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    Originally posted by Kho King
    In my case, the distance from my camera to the crowd is about 10~15 meters (50m is too far away...) at around 30mm focal length. The crowd separated into 4 to 5 rows.
    Yes, 50m sounds like a bit a lot but I was using what was given to me. Your figures don't sound right either... Taking 5 rows, 15m away, with a 28mm lens you will have about 15m covered at that distance. 200 people in 5 rows is 40 people a row, which is just under 3 people to squeeze into a meter... works for really little kids I suppose, but for teens onwards it will be difficult.

    Shoot as many as you can, by increasing the flash power from 0 to +1.7, and compensate your photo from 0 to +2.

    Personally, if you know what you're doing, this is a waste of time and film. Given your circumstances I would avoid flash at all costs to start with, you won't have enough power and as Kho King says the coverage will be uneven. As you'll want to be shooting several frames for expressions anyway, the last thing you want to do is shoot several frames at 0, several at +1, several at +2... 200 people can get very impatient very fast. If I had to pick one and had the light to spare, shoot at +0.5, all the way through.

    You might also want to check out the film spec before getting any fast film. Some films are good to have exposure +- upto 2 stops, some are just 1 stop.

    This shouldn't come into it at all. Getting the right exposure on a tripod mounted group shot is hardly the difficult thing.

    The cheap zooms are not that good, but I have no issue with their quality to 8R. As you're only going to enlarge to that size, then I wouldn't worry about your lens.

  10. #10

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    Originally posted by Jed


    The cheap zooms are not that good, but I have no issue with their quality to 8R. As you're only going to enlarge to that size, then I wouldn't worry about your lens.
    Not so sure about this bit. I've compared the same shot taken on 2 different cameras side by side, same film, a plastic Nikkor zoom 35-70 and a tokina atx 2.8 28-70 zoom.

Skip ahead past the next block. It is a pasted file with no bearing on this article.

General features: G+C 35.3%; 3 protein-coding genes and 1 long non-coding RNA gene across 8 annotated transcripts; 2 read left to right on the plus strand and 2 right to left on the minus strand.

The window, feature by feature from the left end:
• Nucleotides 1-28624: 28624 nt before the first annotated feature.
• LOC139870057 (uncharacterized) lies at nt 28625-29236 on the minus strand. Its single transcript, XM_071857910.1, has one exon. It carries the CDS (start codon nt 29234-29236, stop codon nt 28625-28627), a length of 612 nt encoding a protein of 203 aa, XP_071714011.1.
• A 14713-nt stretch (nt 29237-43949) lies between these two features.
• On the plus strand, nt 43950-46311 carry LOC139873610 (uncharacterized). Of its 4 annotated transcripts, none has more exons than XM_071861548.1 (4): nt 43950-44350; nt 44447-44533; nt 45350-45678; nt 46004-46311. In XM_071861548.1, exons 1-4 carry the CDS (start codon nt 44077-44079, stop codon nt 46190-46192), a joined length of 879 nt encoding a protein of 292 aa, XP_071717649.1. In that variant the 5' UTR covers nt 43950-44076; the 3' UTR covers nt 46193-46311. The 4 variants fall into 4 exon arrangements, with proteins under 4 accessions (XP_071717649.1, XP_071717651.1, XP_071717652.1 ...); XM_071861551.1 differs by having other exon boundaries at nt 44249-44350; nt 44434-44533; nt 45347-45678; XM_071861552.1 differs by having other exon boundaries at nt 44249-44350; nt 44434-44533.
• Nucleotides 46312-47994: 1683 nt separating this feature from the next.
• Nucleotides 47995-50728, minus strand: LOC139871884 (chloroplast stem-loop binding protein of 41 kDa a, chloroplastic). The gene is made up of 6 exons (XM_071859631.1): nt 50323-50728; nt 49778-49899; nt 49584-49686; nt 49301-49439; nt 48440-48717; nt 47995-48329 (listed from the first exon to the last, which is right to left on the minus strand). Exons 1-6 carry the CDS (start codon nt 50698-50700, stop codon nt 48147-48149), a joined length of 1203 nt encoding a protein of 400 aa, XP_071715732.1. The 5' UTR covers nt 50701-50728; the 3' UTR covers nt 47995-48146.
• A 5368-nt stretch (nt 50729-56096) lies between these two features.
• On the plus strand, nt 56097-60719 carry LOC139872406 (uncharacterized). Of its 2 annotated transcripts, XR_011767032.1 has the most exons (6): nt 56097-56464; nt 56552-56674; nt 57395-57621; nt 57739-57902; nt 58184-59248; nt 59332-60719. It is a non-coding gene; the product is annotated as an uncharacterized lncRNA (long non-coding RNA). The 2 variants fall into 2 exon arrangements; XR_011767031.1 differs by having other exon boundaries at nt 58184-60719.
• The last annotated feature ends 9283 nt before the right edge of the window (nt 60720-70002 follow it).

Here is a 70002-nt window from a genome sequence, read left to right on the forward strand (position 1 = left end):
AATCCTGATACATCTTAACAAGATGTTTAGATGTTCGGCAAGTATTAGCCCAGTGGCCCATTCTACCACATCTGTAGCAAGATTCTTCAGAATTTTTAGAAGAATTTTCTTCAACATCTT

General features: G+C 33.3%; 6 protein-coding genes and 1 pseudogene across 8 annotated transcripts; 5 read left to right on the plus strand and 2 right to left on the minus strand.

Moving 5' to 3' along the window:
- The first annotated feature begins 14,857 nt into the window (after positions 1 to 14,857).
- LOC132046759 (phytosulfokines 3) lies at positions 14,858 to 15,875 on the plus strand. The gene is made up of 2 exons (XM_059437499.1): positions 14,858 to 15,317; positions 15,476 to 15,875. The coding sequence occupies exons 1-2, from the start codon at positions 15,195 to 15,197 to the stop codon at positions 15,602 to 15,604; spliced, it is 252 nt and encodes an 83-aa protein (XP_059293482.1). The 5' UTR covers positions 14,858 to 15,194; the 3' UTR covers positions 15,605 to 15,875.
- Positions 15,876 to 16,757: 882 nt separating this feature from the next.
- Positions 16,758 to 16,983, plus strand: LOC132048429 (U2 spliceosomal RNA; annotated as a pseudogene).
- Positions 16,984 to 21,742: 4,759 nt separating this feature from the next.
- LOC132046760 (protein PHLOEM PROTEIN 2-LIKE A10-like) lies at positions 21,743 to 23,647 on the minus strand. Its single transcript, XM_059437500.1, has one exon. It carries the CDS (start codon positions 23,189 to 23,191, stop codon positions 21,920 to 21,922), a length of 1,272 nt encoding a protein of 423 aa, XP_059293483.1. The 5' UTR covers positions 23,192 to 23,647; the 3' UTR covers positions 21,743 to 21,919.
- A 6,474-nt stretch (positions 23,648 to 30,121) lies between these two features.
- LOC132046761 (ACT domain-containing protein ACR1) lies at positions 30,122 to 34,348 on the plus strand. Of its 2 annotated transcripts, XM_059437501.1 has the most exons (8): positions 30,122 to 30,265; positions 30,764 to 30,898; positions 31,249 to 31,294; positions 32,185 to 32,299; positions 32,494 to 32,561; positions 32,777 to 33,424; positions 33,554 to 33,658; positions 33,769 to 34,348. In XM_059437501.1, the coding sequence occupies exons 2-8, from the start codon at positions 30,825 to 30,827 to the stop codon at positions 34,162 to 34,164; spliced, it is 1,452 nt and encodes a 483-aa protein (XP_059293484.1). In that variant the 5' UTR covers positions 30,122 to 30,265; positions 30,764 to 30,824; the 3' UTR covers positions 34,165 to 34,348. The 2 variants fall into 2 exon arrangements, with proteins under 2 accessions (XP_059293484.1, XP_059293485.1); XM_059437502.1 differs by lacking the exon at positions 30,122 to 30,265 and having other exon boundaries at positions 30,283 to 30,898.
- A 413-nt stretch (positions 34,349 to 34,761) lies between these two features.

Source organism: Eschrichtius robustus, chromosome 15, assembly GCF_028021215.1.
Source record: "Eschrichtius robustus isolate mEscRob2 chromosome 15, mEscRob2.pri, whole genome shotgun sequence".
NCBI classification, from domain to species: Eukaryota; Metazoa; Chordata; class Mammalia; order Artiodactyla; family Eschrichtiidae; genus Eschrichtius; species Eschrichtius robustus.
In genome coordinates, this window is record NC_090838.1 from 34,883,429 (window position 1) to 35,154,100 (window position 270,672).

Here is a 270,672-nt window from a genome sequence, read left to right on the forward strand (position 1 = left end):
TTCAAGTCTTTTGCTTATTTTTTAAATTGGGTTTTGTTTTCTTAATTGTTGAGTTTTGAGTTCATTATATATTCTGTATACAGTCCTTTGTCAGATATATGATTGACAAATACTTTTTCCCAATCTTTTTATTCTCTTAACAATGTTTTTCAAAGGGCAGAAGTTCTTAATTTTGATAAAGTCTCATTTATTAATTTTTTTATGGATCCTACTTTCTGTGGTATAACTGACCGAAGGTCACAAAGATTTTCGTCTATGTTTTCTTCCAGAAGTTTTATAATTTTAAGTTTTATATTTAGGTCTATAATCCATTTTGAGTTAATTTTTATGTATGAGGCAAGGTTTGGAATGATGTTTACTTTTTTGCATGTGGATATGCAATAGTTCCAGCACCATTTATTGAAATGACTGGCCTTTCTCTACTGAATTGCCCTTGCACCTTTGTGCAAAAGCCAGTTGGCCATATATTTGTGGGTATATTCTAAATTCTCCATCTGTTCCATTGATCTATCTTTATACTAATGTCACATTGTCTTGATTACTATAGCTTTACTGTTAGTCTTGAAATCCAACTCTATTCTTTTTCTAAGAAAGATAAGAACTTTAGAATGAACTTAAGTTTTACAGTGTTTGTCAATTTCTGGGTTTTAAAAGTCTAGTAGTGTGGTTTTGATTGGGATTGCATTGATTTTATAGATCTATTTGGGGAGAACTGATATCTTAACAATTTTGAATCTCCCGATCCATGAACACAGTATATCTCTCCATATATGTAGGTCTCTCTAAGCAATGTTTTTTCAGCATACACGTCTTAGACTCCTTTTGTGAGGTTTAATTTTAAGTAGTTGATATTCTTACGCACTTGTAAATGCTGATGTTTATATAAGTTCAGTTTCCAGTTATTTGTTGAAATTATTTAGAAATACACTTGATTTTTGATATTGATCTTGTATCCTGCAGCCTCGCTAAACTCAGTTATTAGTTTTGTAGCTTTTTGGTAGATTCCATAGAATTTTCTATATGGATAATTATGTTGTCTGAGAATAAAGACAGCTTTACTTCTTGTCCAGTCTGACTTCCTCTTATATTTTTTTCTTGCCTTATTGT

The result from the tokina was VERY VERY much better than the cheap nikkor zoom, which lacked contrast and sharpness, even at 4R size.

    If you can get a solid 2.8 prime, the results will be very very good. And this is even more critical considering the 200 faces you're having, you're gonna need every bit of detail you can ink out of your lens.

  11. #11

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    Well, I'm willing to lend you a 6x9 folder if it's repaired and back by then...

  12. #12
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    Originally posted by YSLee
    Well, I'm willing to lend you a 6x9 folder if it's repaired and back by then...
    hahaha.... turn it horizontally and you can get the whole group in.

    Regards
    CK

  13. #13

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    if I get my medium format by them, you can have my holga
    36frames Wedding Photography - http://www.36frames.com
    rueyloon - http://www.rueyloon.com

  14. #14
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    Hi guys,

    Thanks for your invaluable advices.


    I'll try to see what I can borrow & will try to experiment with it.
    I've checked with my friends owning Canon cameras, neither of them have 24 / 28mm Prime lens nor wireless flash units.
    BTW, I do have a tripod & a shutter release cable.


    With regards to the green cast caused by the flourescent lights,
    Hmmm... I think the hall is lighted by those very high (about 20m) round shape lamps. I can't remember what is the shape, type or color of the bulb used by the lamp.
    But personally I think if there's really a green cast, I can get the shop who's doing the bulk print for me to color correct it.


    Thanks again.


    Best Regards,

    Tony K
    Email : kwaty@singnet.com.sg

  15. #15

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    U don't need a 24mm, will be too much distortion on the edges. 28mm or 35mm will be fine.
    DR KOH KHO KING

  16. #16
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    Originally posted by Tony K
    Hi guys,

    Thanks for your invaluable advices.


    I'll try to see what I can borrow & will try to experiment with it.
    I've checked with my friends owning Canon cameras, neither of them have 24 / 28mm Prime lens nor wireless flash units.
    BTW, I do have a tripod & a shutter release cable.


    With regards to the green cast caused by the flourescent lights,
    Hmmm... I think the hall is lighted by those very high (about 20m) round shape lamps. I can't remember what is the shape, type or color of the bulb used by the lamp.
    But personally I think if there's really a green cast, I can get the shop who's doing the bulk print for me to color correct it.


    Thanks again.


    Best Regards,

    Tony K
    Email : kwaty@singnet.com.sg

    Canon has no wireless flash (only Minolta), but their EX series flashes (420EX, 550EX etc) can be triggered wirelessly by another EX flash. Your friends might just have them.